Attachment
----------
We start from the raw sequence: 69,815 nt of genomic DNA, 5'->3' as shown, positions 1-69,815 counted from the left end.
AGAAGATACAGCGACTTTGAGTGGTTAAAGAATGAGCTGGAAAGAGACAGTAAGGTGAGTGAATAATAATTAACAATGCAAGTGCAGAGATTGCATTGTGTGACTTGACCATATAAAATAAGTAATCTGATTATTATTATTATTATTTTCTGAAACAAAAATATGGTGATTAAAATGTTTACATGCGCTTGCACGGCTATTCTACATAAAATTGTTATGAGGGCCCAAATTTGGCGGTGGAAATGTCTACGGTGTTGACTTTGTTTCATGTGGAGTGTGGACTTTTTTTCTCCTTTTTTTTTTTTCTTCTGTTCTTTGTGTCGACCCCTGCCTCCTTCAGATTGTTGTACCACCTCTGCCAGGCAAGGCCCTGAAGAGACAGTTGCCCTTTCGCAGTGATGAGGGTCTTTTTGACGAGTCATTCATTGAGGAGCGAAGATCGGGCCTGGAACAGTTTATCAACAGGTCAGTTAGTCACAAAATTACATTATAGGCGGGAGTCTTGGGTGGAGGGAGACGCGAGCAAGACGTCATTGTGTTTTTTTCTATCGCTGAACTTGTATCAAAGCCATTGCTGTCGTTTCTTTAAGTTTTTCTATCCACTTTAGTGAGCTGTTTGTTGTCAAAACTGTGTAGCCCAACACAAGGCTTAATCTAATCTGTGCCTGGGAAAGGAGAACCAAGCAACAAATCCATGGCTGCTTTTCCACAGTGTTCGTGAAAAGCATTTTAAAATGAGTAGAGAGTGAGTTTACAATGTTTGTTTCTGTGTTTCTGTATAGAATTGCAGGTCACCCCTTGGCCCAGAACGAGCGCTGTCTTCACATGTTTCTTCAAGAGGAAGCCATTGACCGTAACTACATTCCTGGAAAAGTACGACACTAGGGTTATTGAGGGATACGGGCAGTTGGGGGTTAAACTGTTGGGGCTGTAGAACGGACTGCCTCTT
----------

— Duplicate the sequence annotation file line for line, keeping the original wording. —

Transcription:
We start from the raw sequence: 69,815 nt of genomic DNA, 5'->3' as shown, positions 1-69,815 counted from the left end.
AGAAGATACAGCGACTTTGAGTGGTTAAAGAATGAGCTGGAAAGAGACAGTAAGGTGAGTGAATAATAATTAACAATGCAAGTGCAGAGATTGCATTGTGTGACTTGACCATATAAAATAAGTAATCTGATTATTATTATTATTATTTTCTGAAACAAAAATATGGTGATTAAAATGTTTACATGCGCTTGCACGGCTATTCTACATAAAATTGTTATGAGGGCCCAAATTTGGCGGTGGAAATGTCTACGGTGTTGACTTTGTTTCATGTGGAGTGTGGACTTTTTTTCTCCTTTTTTTTTTTTCTTCTGTTCTTTGTGTCGACCCCTGCCTCCTTCAGATTGTTGTACCACCTCTGCCAGGCAAGGCCCTGAAGAGACAGTTGCCCTTTCGCAGTGATGAGGGTCTTTTTGACGAGTCATTCATTGAGGAGCGAAGATCGGGCCTGGAACAGTTTATCAACAGGTCAGTTAGTCACAAAATTACATTATAGGCGGGAGTCTTGGGTGGAGGGAGACGCGAGCAAGACGTCATTGTGTTTTTTTCTATCGCTGAACTTGTATCAAAGCCATTGCTGTCGTTTCTTTAAGTTTTTCTATCCACTTTAGTGAGCTGTTTGTTGTCAAAACTGTGTAGCCCAACACAAGGCTTAATCTAATCTGTGCCTGGGAAAGGAGAACCAAGCAACAAATCCATGGCTGCTTTTCCACAGTGTTCGTGAAAAGCATTTTAAAATGAGTAGAGAGTGAGTTTACAATGTTTGTTTCTGTGTTTCTGTATAGAATTGCAGGTCACCCCTTGGCCCAGAACGAGCGCTGTCTTCACATGTTTCTTCAAGAGGAAGCCATTGACCGTAACTACATTCCTGGAAAAGTACGACACTAGGGTTATTGAGGGATACGGGCAGTTGGGGGTTAAACTGTTGGGGCTGTAGAACGGACTGCCTCTT